The new sink, faucet and granite.
- The same goes for granite countertops. People have been predicting that they're going out of style for a decade. But they're not. And all of the new surfaces? They're attractive, but trendy. How do you know that butcher block, concrete or stainless counter isn't going to look "so 2010s" ten years from now? My advice on granite though, is go up a notch if you can. And stay away from bullnose edges, mostly. Tan Brown, Uba Tuba, Baltic Brown, and other "entry level" granites are very common, and that bullnose has been used in so many apartments, I just advise against it. Go for a little more unique granite, with a ogee or beveled edge.
- Under-mount your sink, and consider how you'll use it before you commit. We spent a lot on our sink, but we got a seamless drain (for no crud buildup around the drain), and a thick gauge steel, so there isn't much noise. We also got a large, deep basin for washing dishes, and a smaller one for a dish rack. It's how we work. And consider if you work left-to-right, or right-to-left. Others prefer a single, deep basin, with a washtub for dishes.
- Get a tall, unobstructed faucet for the sink. Coupled with a deep basin, you'll marvel at what you can fit entirely in the sink. Roasting pans, cookie sheets, stock pots. It's a great addition, and you'll wonder why the hell builders put in those low, ugly fixtures.
The old Formica.

The new Crema Bordeaux granite, before we
put the drawers back in.
- There are going to be things you can't foresee. For instance, there was no way to know that the Ice2O had built-in design flaws. There certainly was no way to know that the trends in something like door-handles would change. Check out the handles in my photos here of the older, black fridge, as compared to the swooping handles on the new one. I even noticed the handles on our mid-90s garage fridge we just sold were significantly different from later, 2000s models. That's something you've got little control over, when keeping your kitchen current.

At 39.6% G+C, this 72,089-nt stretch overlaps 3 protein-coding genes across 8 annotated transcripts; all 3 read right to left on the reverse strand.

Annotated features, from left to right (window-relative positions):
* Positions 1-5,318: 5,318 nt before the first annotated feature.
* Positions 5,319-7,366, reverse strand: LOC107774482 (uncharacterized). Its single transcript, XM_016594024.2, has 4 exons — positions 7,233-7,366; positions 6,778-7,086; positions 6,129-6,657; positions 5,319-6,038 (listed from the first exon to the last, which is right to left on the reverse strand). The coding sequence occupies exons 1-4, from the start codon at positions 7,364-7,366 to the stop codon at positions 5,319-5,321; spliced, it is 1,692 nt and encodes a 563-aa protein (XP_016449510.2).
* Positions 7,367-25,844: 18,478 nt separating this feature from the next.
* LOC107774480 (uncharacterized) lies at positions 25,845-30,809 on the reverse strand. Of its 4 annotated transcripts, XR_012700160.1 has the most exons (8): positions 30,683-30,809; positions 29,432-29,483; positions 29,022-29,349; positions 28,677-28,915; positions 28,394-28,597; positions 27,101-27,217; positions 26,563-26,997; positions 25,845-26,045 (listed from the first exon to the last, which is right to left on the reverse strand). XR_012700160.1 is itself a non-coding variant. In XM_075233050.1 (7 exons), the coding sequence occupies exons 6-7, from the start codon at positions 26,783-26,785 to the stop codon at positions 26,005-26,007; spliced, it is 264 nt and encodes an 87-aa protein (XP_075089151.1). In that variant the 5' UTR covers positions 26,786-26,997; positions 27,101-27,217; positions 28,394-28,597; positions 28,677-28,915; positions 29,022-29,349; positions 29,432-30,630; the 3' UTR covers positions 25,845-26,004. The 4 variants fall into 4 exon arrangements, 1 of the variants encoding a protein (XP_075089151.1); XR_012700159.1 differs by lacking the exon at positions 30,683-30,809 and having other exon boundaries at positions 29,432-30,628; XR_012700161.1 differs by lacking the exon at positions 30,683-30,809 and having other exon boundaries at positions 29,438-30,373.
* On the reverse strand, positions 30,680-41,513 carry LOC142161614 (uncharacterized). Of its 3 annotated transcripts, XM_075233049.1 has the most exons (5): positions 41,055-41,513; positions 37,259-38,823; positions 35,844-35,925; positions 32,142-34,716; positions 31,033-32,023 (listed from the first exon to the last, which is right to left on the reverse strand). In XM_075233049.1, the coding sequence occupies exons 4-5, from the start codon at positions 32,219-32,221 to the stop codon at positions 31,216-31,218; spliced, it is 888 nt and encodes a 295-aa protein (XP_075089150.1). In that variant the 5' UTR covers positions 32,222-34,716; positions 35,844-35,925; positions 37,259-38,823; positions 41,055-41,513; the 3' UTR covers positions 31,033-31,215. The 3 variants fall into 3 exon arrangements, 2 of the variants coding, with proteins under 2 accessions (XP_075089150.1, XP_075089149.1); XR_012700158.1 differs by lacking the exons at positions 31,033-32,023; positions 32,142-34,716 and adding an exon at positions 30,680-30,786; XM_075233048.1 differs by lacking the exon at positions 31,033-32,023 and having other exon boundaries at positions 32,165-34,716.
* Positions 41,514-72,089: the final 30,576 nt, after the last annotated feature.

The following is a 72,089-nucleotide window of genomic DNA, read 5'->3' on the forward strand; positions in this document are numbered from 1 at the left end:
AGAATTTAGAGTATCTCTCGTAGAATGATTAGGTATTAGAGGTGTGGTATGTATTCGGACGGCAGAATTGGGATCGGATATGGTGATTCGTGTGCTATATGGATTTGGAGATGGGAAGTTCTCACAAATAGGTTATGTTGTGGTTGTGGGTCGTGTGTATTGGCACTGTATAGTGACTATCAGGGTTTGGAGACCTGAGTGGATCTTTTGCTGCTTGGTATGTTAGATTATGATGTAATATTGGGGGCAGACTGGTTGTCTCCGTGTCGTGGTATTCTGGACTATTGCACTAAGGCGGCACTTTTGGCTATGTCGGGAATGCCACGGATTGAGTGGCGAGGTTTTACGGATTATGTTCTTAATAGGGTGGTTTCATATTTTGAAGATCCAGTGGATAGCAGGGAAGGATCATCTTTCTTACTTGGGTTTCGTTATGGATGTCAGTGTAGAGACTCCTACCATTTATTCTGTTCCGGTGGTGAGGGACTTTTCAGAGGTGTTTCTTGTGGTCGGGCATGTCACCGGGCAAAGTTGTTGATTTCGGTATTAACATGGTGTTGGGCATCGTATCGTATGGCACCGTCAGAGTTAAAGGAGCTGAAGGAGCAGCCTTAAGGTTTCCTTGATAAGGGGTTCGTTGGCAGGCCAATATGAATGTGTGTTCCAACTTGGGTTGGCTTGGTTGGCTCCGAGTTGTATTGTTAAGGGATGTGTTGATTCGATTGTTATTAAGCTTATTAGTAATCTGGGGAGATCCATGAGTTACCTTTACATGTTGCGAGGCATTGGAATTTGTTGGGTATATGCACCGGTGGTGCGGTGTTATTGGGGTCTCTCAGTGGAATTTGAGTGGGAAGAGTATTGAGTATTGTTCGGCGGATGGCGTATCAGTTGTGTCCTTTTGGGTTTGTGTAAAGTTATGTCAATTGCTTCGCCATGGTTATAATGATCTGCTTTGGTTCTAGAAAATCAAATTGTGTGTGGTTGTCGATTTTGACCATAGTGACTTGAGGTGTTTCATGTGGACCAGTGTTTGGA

- If you're upgrading counters and appliances, don't forget your light fixtures. Of all the spending on kitchen stuff, light fixtures are relatively inexpensive, and can really make an impression. Especially if you still have the fixtures the builder put in.
- Once you get started upgrading, even if you don't to a tear-out (we left our cabinets), you will have difficulty stopping. We replaced the fridge, dishwasher, countertops, sink, light fixtures, as well as the faucet, trash can and bar stools. And that doesn't count the two bathrooms, and carpets in the bedrooms!

So, for now, we think we're pretty much done. The last thing, probably to be done later this year, is to upgrade the cabinets, by having them stained (as a neighbor of ours did to great effect), with the addition of  crown molding across the top, and stainless pulls for the doors and drawers. This is probably the single biggest risk, trend-wise. Because there seems to be no way to predict where cabinet trends will go.

If you are an unlucky owner of the original Maytag Ice2O refrigerator, and you have not had this problem, you very likely will. In fact, if you Google "blinking control panel, flapping ice door" it will bring up countless pages specifically on this refrigerator. But I have good news for you, if you haven't yet paid to have it fixed: if you have $5 and know someone who knows how to solder, you can fix it, and it takes very little time and effort. You just buy two little cylindrical capacitors at Radio Shack, and replace the ones on the (very easy to remove) circuit board. Here is the link to the instructions. Don't even bother calling Maytag or even the cute new Maytag repairman.

No comments:

Post a Comment

Have something to say to us? Post it here!

Related Posts Plugin for WordPress, Blogger...